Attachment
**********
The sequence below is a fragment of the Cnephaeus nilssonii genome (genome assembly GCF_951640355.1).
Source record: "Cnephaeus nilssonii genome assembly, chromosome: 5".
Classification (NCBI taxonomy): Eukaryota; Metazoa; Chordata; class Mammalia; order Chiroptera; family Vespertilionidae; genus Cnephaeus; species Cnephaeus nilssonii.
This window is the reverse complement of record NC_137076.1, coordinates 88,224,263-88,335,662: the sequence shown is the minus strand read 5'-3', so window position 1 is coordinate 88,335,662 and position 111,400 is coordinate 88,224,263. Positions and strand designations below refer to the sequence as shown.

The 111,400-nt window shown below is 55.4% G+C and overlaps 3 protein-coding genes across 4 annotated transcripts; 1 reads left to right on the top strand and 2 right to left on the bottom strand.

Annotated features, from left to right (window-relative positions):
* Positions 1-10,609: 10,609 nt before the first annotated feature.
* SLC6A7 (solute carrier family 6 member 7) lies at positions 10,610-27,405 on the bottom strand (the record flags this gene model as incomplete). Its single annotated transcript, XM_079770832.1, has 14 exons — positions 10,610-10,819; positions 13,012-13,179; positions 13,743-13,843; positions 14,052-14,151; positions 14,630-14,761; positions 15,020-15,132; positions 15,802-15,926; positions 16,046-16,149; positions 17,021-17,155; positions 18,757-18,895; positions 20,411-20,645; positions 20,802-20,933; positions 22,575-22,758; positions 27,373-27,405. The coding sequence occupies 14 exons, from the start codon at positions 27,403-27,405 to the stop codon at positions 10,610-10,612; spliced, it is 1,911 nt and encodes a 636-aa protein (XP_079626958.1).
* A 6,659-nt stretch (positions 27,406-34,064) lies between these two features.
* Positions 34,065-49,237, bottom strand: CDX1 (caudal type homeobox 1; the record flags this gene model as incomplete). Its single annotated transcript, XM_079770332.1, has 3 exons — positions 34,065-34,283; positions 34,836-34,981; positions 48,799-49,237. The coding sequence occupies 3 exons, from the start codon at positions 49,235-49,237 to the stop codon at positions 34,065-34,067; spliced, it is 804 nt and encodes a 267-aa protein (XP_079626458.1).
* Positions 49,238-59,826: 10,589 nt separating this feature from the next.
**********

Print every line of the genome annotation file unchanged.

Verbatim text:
The sequence below is a fragment of the Cnephaeus nilssonii genome (genome assembly GCF_951640355.1).
Source record: "Cnephaeus nilssonii genome assembly, chromosome: 5".
Classification (NCBI taxonomy): Eukaryota; Metazoa; Chordata; class Mammalia; order Chiroptera; family Vespertilionidae; genus Cnephaeus; species Cnephaeus nilssonii.
This window is the reverse complement of record NC_137076.1, coordinates 88,224,263-88,335,662: the sequence shown is the minus strand read 5'-3', so window position 1 is coordinate 88,335,662 and position 111,400 is coordinate 88,224,263. Positions and strand designations below refer to the sequence as shown.

The 111,400-nt window shown below is 55.4% G+C and overlaps 3 protein-coding genes across 4 annotated transcripts; 1 reads left to right on the top strand and 2 right to left on the bottom strand.

Annotated features, from left to right (window-relative positions):
* Positions 1-10,609: 10,609 nt before the first annotated feature.
* SLC6A7 (solute carrier family 6 member 7) lies at positions 10,610-27,405 on the bottom strand (the record flags this gene model as incomplete). Its single annotated transcript, XM_079770832.1, has 14 exons — positions 10,610-10,819; positions 13,012-13,179; positions 13,743-13,843; positions 14,052-14,151; positions 14,630-14,761; positions 15,020-15,132; positions 15,802-15,926; positions 16,046-16,149; positions 17,021-17,155; positions 18,757-18,895; positions 20,411-20,645; positions 20,802-20,933; positions 22,575-22,758; positions 27,373-27,405. The coding sequence occupies 14 exons, from the start codon at positions 27,403-27,405 to the stop codon at positions 10,610-10,612; spliced, it is 1,911 nt and encodes a 636-aa protein (XP_079626958.1).
* A 6,659-nt stretch (positions 27,406-34,064) lies between these two features.
* Positions 34,065-49,237, bottom strand: CDX1 (caudal type homeobox 1; the record flags this gene model as incomplete). Its single annotated transcript, XM_079770332.1, has 3 exons — positions 34,065-34,283; positions 34,836-34,981; positions 48,799-49,237. The coding sequence occupies 3 exons, from the start codon at positions 49,235-49,237 to the stop codon at positions 34,065-34,067; spliced, it is 804 nt and encodes a 267-aa protein (XP_079626458.1).
* Positions 49,238-59,826: 10,589 nt separating this feature from the next.